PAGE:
Between the two, I actually started a batch two weeks ago. I didn't really do a good job because I kind of expected a failure on my hands, so I didn't add sugar or anything beyond cranberry juice, sulfites, and yeast. The buttermilk/rennet whey started bubbling in days, but the citric acid whey took a little longer. Kind of surprised me when they did. Both are half gallon batches. I have no idea if it has spoiled yet or not.
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Old 05-29-2010, 06:18 AM   #16
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Whey is so great to use in lacto fermented veggies (think sauerkraut) and is great to soak grains in before cooking! There is a drink called beet kvass that is amazing. Whey is added to that. So many options! Hope that helps. I almost cringed to think of all that whey tossed! =)
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Old 07-09-2010, 02:56 AM   #17
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whey is great as animal "water"-chickens, cats, dogs-soak grain in it for others ie goats cows pigs!-also great in place of water in bread-or you can add a Kool-Aid pack to it-chill it and drink it!!! Yummy! also good as a plant fertilizer!! i have not had any luck making ricotta from it so far- but only tried once! Good Luck!!!

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Old 07-09-2010, 05:57 AM   #18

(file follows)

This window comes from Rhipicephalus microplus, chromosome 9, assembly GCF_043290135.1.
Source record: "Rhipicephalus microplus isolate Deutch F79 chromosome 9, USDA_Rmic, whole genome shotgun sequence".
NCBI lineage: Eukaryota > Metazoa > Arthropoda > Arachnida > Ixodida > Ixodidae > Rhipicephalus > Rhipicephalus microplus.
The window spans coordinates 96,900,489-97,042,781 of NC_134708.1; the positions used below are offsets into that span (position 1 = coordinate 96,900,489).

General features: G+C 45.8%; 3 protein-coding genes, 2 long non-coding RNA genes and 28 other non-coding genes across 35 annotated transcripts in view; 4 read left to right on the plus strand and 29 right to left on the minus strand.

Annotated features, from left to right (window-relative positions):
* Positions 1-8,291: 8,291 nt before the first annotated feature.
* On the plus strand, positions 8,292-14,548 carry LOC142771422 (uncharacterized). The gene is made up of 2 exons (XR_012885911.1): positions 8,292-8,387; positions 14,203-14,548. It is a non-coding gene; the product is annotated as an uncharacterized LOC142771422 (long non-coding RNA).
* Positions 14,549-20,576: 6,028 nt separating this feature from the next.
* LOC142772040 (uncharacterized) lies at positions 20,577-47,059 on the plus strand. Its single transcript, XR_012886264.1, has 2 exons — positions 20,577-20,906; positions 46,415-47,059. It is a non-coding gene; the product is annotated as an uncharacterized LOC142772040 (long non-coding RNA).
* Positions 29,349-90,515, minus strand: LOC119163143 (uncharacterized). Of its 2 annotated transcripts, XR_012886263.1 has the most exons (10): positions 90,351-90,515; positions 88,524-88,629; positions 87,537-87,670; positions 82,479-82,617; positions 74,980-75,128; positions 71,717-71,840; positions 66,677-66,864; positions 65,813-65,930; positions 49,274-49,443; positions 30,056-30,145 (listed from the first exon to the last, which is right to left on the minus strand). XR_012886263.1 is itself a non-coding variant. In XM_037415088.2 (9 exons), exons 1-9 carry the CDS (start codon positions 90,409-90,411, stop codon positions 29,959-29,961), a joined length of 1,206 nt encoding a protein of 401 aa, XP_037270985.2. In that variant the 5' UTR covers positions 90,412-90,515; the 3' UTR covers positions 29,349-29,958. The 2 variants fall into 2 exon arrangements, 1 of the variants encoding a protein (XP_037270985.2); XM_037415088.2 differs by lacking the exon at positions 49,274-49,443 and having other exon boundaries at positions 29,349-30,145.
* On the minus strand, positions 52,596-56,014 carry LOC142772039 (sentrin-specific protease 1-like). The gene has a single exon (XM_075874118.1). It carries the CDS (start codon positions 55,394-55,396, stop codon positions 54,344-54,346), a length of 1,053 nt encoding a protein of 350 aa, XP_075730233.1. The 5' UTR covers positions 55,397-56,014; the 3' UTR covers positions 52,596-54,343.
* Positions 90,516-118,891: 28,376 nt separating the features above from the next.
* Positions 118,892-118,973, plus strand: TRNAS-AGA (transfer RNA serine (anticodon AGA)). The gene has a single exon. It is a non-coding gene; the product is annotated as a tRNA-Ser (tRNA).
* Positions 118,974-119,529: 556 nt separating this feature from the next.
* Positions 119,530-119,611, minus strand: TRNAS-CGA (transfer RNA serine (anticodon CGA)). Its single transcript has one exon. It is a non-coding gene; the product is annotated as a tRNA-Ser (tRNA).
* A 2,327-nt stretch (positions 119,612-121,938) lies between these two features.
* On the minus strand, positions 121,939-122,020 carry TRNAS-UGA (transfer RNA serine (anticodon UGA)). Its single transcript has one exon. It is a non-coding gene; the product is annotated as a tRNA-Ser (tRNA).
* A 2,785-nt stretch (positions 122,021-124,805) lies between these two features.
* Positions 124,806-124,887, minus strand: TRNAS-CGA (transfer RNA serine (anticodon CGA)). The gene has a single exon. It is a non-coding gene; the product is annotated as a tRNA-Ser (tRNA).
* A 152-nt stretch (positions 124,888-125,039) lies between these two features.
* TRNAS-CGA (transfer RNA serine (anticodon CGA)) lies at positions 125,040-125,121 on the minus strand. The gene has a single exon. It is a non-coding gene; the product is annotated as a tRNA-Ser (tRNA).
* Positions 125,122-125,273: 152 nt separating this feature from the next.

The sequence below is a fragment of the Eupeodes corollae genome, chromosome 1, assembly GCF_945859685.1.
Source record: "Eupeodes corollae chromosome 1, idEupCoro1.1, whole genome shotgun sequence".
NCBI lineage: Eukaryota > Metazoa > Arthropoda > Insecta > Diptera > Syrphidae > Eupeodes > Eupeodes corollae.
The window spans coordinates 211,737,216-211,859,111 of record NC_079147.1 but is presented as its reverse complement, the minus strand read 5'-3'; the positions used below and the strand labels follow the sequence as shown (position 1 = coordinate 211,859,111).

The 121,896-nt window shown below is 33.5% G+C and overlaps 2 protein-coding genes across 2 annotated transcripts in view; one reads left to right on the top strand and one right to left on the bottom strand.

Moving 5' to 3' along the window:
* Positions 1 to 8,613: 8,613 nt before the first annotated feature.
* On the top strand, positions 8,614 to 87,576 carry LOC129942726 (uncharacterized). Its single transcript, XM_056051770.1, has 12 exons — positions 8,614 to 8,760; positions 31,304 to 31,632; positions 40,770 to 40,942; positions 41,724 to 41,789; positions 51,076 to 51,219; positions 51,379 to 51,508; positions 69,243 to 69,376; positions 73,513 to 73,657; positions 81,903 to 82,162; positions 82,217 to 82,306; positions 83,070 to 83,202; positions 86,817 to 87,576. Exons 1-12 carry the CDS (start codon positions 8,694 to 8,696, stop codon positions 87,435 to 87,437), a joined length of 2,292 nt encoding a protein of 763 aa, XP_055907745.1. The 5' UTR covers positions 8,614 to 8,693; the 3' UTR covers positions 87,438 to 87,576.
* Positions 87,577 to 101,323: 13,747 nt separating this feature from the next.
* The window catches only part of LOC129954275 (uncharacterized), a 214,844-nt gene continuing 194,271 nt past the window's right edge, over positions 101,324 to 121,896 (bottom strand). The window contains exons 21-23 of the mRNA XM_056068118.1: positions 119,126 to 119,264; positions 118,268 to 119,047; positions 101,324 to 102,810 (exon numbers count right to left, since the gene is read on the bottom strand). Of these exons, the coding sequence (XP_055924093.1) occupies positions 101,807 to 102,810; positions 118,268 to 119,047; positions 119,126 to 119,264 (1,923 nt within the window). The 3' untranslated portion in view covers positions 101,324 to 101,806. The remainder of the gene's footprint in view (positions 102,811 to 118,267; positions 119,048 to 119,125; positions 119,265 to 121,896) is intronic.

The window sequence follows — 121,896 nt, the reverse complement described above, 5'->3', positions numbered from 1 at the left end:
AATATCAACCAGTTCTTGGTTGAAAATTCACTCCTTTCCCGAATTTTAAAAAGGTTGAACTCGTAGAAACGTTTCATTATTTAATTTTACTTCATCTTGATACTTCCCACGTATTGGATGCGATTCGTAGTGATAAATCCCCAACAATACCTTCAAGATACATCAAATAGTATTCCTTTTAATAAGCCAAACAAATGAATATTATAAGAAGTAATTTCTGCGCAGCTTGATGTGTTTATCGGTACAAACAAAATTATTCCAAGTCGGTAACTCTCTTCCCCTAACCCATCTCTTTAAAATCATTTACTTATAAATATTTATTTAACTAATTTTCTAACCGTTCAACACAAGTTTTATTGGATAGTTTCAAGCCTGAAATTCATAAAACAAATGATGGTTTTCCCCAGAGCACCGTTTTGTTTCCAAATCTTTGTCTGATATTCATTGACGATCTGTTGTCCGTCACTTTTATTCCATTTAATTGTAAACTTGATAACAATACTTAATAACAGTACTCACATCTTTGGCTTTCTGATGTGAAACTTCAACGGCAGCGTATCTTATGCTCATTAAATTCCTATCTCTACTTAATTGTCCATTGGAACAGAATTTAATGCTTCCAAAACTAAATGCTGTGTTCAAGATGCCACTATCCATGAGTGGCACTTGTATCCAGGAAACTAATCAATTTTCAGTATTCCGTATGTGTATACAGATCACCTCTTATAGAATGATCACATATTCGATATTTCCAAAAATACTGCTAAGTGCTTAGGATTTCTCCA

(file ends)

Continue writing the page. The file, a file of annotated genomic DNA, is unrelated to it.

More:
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I have used my whey in bread making and for animal feed and for making ricotta cheese.
But my ricotta is different than the one described here.
take leftover whey, add about 2 or 3 cups whole milk and then bring to boil and add citric acid or lemon juice or even vinegar in a pinch and let it sit till curds form and then drain thru tea towel lined strainer. The family loved it compared to the one from the store which they hated. It was great in the lasagna! And even better in the spinach/ricotta stuffed shells.
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Old 07-09-2010, 01:06 PM   #19
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I have used my whey in bread making and for animal feed and for making ricotta cheese.
But my ricotta is different than the one described here.
take leftover whey, add about 2 or 3 cups whole milk and then bring to boil and add citric acid or lemon juice or even vinegar in a pinch and let it sit till curds form and then drain thru tea towel lined strainer. The family loved it compared to the one from the store which they hated. It was great in the lasagna! And even better in the spinach/ricotta stuffed shells.
i usually do this with my whey. turns out pretty good, but doesn't have too long of a shelf life, with all the natural bugs killed off.
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Old 07-12-2010, 02:01 PM   #20
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i usually do this with my whey. turns out pretty good, but doesn't have too long of a shelf life, with all the natural bugs killed off.
LOL I don't think any of my fresh cheese ever last long enuf to get bad! I only make ricotta if I am gonna make ravioli or lasagna.
And for those recipes that encourage folks to use whey in their sauerkraut recipes and for lacto-bac. fermenting of pickles- don't do it they are so gross and nasty and slimy- most good lacto fermenting recipes do not call for whey and they pickle with a nice crisp clean taste.
And a good sauerkraut should only have good salt and cabbage and maybe some caraway seeds. Of course I only store my lacto fermented veggies and sauerkraut in the fridge as cooking it to can it for long storage kills the good bugs too.